Abbey Requests Schulte's Files Remain Private

By David Unze
St. Cloud Times
September 18, 2011

The attorneys representing St. John's Abbey, St. John's Prep School, the Order of St. Benedict and the Rev. Francisco Schulte are asking a Stearns County judge to keep secret any documents, information or evidence that they turn over in a clergy sex-abuse lawsuit.

The motion for a protective order is pending with Stearns County District Court Judge Frederick Grunke. He heard arguments earlier this month about whether documents such as Abbot John Klassen's file on Schulte and Schulte's personnel file should be confidential if turned over by the abbey to attorney Jeff Anderson.

The abbey isn't opposing the request for the documents. It is seeking an order that would bar Anderson from releasing the information to the public.

Anderson, whose firm represents two men accusing Schulte of sexual abuse, argued that an order like the one requested by abbey attorney Michael Ford suppresses information about credible sex abuse claims that the public needs to know. He took that argument one step further by saying that Schulte was able to abuse the victims involved in the current lawsuit because St. John's concealed information about Schulte's behavior that could have prevented his clients from being abused.

The hearing and request for Grunke to sign a protective order came after Anderson refused to sign a proposed confidentiality stipulation provided by Ford as a condition of turning over the Schulte documents.

"A primary reason that plaintiffs were unable to sign a confidentiality stipulation and are unable to agree to a protective order in this case is because the protective order seeks the exact type of secrecy and nondisclosure that caused John Doe SS and John Doe CS to be abused as children," Anderson wrote to Grunke, referring to the two men who sued Schulte.

Ford argued that unfiled, pretrial discovery documents generated in a civil case are not public records. The documents being turned over would not be considered judicial records, Ford argued, and as such "the disclosure of these documents and the information contained in them to the general public and the press should not occur."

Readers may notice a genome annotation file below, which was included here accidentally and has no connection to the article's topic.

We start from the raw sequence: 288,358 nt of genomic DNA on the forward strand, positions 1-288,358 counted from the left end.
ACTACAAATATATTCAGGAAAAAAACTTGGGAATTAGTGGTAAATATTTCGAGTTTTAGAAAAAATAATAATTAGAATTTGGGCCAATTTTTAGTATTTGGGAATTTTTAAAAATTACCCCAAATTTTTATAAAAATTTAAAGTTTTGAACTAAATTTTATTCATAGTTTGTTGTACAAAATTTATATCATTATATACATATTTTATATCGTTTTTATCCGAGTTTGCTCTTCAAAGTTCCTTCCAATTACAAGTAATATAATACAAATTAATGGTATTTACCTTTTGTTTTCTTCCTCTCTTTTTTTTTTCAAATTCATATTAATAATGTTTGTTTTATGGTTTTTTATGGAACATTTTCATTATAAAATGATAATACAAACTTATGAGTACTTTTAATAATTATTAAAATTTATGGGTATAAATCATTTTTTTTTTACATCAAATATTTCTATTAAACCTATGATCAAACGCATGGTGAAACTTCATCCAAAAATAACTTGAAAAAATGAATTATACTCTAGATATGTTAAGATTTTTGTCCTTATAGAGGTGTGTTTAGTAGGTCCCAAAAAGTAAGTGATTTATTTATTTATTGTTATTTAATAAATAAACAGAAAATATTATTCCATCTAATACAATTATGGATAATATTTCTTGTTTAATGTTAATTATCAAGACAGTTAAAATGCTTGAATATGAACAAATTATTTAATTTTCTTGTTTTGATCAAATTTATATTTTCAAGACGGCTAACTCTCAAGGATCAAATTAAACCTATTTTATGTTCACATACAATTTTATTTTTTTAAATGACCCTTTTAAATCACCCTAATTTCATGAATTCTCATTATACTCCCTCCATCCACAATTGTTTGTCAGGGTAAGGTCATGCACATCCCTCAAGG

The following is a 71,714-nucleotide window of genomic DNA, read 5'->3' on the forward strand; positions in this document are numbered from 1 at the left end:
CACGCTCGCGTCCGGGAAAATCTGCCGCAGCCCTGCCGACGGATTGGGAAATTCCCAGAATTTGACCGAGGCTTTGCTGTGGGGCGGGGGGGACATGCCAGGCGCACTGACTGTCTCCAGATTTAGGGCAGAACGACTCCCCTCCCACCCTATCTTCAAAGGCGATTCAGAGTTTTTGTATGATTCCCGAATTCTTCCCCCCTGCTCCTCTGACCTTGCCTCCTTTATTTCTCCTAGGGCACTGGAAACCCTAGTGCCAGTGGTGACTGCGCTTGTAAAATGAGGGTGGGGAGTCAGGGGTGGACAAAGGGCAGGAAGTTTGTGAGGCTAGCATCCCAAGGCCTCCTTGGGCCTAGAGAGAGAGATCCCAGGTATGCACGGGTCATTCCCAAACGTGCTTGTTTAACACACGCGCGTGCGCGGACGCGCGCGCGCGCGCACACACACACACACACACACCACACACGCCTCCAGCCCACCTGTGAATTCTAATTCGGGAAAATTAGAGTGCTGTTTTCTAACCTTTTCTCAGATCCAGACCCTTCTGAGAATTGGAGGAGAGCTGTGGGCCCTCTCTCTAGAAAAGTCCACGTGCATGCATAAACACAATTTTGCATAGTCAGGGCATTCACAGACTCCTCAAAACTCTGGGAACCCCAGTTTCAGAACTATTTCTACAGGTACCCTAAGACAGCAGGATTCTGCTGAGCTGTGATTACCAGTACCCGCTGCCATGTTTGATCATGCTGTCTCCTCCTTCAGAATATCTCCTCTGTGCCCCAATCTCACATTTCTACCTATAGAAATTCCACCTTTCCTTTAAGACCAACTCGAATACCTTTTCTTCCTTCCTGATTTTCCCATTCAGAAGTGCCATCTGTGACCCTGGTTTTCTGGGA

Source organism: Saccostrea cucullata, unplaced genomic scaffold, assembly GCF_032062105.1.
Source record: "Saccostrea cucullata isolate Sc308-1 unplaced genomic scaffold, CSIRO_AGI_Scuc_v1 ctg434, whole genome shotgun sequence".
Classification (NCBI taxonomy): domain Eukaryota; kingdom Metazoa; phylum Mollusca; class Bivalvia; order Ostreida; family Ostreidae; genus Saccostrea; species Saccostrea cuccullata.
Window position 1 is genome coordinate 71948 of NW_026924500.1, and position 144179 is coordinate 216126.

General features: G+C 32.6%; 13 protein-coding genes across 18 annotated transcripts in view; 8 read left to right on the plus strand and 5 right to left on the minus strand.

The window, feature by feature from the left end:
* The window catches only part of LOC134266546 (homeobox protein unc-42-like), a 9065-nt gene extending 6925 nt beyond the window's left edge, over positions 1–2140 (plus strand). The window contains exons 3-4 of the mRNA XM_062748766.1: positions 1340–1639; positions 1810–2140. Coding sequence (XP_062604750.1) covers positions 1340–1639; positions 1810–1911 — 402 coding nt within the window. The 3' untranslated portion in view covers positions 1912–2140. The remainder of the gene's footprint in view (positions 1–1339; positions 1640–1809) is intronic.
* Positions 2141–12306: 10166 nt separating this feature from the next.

The documents "deal with very personal aspects of Father Schulte's life, containing personal correspondence exchanged between the Abbot and Father Schulte, medical records and performance evaluations," Ford wrote.

Medical records are subject to confidentiality protections and Schulte hasn't waived his medical privilege, Ford wrote. And there's no reason why personnel records and personal correspondence should be released to anyone outside of the litigation, he wrote.

"To disclose these documents to the general public would result in not only personal privacy violations, but also embarrassment to Father Schulte," Ford wrote.

Schulte, who is known by the names Father Ray and Father Francisco, is accused of abusing an altar boy in North Carolina in the 1980s when he was serving a parish there as a liaison to the Hispanic community. The lawsuit accuses Schulte of abusing the boy during a trip to Mexico and recruiting the boy to enroll at St. John's Prep. The boy and his brother enrolled at the prep school but left before graduating.

The lawsuit also accuses Schulte of abusing three boys at a boarding school in Puerto Rico, where he was assigned as a priest and teacher. It accuses Schulte of recruiting at least one of the boys to attend St. John's Prep when Schulte returned to teaching there.

Schulte was the chaplain at the prep school from 1980-1983 and 1986-1988.

Any original material on these pages is copyright 2004. Reproduce freely with attribution.